Assemblage. Marni AW20

While the topic of sustainability seems to be utterly dormant in Milan, at least you’ve got Marni‘s Francesco Risso that takes some steps in order to address it. The collection used what appeared to be fragments of existing garments: take the cardigan dresses created from several different pieces of knitwear, each element linked with the crude stitchery of a child in a craft workshop. The remnant scraps produced in their manufacture, Risso noted, had been regenerated to create smaller elements such as the purses shaped like Victorian carpetbags or the old-fashioned wrestlers’ shoes. Risso described the effect as DIY, and the deliberate naivete continued with the magnificent finale pieces made using scraps of humble cotton fabric patchworked together with shards of cut velvet woven by hand in a factory in Venice on looms that were originally designed by Leonardo da Vinci – a vanishing, time-consuming craft that Risso understandably wants to “protect and exalt.” “They are basically our new furs,” he said of these precious garments. The collection, as the designer explained, was “collaged from the beginning to the end – from macro to micro to fractal. It’s about putting together remnants.” Julien d’Ys gold and silver dust make-up and lacquered hair on the models added even more spark to Risso’s wearable assemblage. Gorgeous.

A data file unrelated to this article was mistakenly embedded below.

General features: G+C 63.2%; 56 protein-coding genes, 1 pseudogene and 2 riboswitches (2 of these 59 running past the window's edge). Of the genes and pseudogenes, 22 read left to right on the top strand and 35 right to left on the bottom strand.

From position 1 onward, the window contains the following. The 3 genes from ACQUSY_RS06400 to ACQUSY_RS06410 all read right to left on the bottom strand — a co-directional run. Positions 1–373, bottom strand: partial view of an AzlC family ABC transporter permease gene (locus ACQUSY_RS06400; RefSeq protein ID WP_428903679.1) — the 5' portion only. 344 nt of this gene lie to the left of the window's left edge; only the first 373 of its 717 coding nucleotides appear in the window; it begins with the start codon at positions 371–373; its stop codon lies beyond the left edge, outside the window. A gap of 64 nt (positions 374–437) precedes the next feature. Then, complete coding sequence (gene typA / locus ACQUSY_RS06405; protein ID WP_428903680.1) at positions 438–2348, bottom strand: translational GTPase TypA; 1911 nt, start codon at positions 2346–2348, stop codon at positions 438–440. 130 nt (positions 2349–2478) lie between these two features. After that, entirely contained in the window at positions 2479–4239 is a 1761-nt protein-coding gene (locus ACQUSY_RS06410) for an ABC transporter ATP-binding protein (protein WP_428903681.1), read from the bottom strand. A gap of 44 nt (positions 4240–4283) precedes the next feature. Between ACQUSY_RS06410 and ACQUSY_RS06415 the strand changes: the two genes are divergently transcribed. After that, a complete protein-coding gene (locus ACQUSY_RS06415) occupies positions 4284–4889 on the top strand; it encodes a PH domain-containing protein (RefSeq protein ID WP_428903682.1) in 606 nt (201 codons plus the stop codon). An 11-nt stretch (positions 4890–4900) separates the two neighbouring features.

Collage by Edward Kanarecki.